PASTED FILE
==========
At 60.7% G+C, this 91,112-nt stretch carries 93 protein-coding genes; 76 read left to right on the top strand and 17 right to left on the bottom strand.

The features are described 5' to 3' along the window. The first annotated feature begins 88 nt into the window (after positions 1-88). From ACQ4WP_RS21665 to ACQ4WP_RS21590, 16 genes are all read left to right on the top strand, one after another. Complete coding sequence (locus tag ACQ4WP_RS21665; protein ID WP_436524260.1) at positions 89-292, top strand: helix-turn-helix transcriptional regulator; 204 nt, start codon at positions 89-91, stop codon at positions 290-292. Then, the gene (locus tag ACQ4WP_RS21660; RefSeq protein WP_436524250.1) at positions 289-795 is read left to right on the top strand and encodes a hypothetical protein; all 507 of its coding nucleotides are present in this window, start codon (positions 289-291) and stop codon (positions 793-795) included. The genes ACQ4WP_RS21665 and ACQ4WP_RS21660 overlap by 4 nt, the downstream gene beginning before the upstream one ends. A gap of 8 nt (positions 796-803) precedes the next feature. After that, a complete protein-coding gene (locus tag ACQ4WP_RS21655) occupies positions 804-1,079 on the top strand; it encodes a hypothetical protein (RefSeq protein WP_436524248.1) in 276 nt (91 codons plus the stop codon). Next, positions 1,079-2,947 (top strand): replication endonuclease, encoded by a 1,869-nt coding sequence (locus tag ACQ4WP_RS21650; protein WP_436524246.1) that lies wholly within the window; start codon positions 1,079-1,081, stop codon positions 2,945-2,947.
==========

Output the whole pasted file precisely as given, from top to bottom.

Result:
At 60.7% G+C, this 91,112-nt stretch carries 93 protein-coding genes; 76 read left to right on the top strand and 17 right to left on the bottom strand.

The features are described 5' to 3' along the window. The first annotated feature begins 88 nt into the window (after positions 1-88). From ACQ4WP_RS21665 to ACQ4WP_RS21590, 16 genes are all read left to right on the top strand, one after another. Complete coding sequence (locus tag ACQ4WP_RS21665; protein ID WP_436524260.1) at positions 89-292, top strand: helix-turn-helix transcriptional regulator; 204 nt, start codon at positions 89-91, stop codon at positions 290-292. Then, the gene (locus tag ACQ4WP_RS21660; RefSeq protein WP_436524250.1) at positions 289-795 is read left to right on the top strand and encodes a hypothetical protein; all 507 of its coding nucleotides are present in this window, start codon (positions 289-291) and stop codon (positions 793-795) included. The genes ACQ4WP_RS21665 and ACQ4WP_RS21660 overlap by 4 nt, the downstream gene beginning before the upstream one ends. A gap of 8 nt (positions 796-803) precedes the next feature. After that, a complete protein-coding gene (locus tag ACQ4WP_RS21655) occupies positions 804-1,079 on the top strand; it encodes a hypothetical protein (RefSeq protein WP_436524248.1) in 276 nt (91 codons plus the stop codon). Next, positions 1,079-2,947 (top strand): replication endonuclease, encoded by a 1,869-nt coding sequence (locus tag ACQ4WP_RS21650; protein WP_436524246.1) that lies wholly within the window; start codon positions 1,079-1,081, stop codon positions 2,945-2,947.